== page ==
Waste on Energy or Spend Wisely?
SEATTLE -- New and renewable ways of producing electricity are ready to deploy now, but the companies creating them often are not. That was the message delivered to investors and analysts meeting with green power entrepreneurs here Thursday night.
\"The idea\'s never enough,\" said Kristen Martinez, of Sound Point Ventures, which is investing in energy companies through Angels with Attitude.
\"Many people in this industry are coming from engineering, and they don\'t know how to put the rest of the package together,\" she said. \"You have to make the jump from being an engineering-led company, which many of these companies are, into a business.\"
Timing is always important.
\"The real challenge, when you\'re a VC, is to figure out whether this is really to the ripe point, or is it just another peak on the cycle,\" said Peggy Sue Heath, an analyst.
Heath, a vice president with Ziff-Davis Ziff-Davis Market Experts, watches emerging technology from the investor\'s viewpoint. \"I think the really critical issue that hasn\'t been resolved with any of the technologies -- with the exception of solar, which is beginning to see some movement -- is really how adoption is going to play out.\"
Heath predicts that it will take at least two more years before the situation is right to attract the majority of venture capital funds.
\"There\'s still too much risk inherent in most of these technologies,\" Heath said. \"Most VCs are not going to touch this for a while. But she adds \"we\'ve oversubscribed nearly every other area and money has to go somewhere.\"
Tom Starrs, of Kelso Starrs & Associates, told the audience that the emerging energy companies need to recruit marketing people to help connect with consumers, as well as regulatory lawyers who know their way around the arcane jumble of state and federal regulations governing the electric utility industry in the U.S. today.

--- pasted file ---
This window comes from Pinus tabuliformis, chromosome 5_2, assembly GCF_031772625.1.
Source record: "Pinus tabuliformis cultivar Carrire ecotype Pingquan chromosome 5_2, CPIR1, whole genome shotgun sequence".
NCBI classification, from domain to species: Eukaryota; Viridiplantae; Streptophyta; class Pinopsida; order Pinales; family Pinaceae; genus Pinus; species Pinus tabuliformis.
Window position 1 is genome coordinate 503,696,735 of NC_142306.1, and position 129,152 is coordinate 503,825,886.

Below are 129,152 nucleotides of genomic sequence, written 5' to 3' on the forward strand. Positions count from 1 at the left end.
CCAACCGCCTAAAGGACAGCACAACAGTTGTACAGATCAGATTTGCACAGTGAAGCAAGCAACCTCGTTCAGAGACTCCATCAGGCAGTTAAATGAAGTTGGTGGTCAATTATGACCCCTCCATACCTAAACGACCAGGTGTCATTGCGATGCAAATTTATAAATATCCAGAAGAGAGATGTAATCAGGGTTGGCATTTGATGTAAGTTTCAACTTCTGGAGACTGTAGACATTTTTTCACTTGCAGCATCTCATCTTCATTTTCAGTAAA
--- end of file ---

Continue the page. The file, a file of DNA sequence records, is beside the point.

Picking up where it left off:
\"You can produce the best widgit in the world, and if you\'re trying to connect it into a utility network, then you have a big battle ahead of you,\" Starrs said.
Martinez says that from the investor\'s point of view, there are both near-term and longer term opportunities for what alternative energy watchers are hoping will turn out to eventually be the next big thing. \"Wind and solar companies are profitable today,\" she said. \"Microturbines and fuel cells are predicted to be profitable within the next five to 10 years.\"
She cited a poll in which 95 percent of consumers indicated a preference for solar and wind energy. Less well-known sources of alternative energy have much less consumer appeal, she said, though that is likely to change over time.
\"I typically recommend a time horizon of four to seven years, which is a bit longer than the typical technology investment, but not outside the realm of consideration for venture investors,\" she said.
\"The fastest growing energy technologies on Earth today are solar and wind,\" said Robert Harmon, from the Bonneville Environmental Foundation, which is selling pollution credits and using the money to fund alternative energy and environmental projects.
\"Wind farms can be built in six months once all the permitting is done,\" he said. \"You can put solar PV on your house tomorrow. There are huge gains to be made (in) energy storage systems like flywheels and fuel cells that run backwards (to make hydrogen).\"
By Manny Frishberg
Zdroj: Wired News
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